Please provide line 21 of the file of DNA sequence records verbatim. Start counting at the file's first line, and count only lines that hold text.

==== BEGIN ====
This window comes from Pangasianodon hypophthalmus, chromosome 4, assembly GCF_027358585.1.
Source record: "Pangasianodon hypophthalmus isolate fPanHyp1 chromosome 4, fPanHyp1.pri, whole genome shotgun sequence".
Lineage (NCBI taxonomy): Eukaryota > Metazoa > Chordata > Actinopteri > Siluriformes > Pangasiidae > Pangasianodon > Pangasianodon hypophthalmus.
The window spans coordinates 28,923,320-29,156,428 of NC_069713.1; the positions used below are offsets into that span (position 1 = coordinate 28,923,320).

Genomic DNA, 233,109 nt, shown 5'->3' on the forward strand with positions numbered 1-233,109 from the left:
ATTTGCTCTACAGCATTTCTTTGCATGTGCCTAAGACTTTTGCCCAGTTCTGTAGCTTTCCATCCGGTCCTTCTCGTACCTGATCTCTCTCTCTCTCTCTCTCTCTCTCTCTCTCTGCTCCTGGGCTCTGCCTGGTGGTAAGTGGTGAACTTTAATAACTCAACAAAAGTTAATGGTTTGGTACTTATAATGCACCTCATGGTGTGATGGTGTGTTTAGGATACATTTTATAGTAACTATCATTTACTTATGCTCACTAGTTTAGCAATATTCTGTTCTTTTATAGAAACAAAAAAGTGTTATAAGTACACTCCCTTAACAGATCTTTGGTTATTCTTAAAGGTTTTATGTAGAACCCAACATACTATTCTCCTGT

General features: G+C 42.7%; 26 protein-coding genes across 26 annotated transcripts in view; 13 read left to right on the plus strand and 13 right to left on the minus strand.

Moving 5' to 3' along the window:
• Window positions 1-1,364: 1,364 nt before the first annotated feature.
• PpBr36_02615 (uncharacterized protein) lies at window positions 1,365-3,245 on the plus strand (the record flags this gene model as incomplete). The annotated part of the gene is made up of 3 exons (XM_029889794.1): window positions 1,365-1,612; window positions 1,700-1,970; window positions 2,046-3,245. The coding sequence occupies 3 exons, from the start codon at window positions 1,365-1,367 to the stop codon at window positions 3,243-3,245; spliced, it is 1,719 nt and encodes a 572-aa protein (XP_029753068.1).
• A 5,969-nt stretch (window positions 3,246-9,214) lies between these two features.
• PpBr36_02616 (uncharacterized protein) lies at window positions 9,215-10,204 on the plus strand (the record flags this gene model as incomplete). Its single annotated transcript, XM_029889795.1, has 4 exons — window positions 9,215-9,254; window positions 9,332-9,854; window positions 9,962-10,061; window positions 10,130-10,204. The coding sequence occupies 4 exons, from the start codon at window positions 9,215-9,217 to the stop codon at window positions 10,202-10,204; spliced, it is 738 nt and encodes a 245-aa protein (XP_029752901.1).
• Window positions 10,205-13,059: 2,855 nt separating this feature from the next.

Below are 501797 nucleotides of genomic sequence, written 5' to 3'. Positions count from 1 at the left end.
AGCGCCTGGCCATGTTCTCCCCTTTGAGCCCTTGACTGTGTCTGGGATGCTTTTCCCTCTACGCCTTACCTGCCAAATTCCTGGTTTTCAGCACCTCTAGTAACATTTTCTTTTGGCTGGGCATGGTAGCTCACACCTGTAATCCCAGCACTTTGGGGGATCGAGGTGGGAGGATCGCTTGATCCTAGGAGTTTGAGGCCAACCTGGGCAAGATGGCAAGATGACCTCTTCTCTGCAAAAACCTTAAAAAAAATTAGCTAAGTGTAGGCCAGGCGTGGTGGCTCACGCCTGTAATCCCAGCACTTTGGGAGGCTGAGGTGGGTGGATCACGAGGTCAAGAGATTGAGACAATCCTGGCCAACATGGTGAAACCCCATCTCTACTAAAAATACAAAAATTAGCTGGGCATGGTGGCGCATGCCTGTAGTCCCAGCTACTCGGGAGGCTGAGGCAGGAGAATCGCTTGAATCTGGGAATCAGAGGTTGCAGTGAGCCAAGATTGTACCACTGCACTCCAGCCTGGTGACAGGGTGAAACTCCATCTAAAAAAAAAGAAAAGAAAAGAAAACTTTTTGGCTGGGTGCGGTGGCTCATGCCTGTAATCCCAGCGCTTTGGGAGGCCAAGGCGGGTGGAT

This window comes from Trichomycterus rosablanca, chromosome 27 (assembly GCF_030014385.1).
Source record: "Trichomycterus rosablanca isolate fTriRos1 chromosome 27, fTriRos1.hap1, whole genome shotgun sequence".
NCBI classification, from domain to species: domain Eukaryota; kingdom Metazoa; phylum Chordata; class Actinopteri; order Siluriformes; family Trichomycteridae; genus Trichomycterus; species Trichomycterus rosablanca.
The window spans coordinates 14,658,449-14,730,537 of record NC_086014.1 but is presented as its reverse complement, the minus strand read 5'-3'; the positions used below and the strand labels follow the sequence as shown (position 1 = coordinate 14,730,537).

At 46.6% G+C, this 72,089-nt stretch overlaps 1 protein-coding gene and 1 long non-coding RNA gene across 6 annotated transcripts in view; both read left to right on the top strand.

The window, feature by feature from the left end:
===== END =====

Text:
The window, feature by feature from the left end: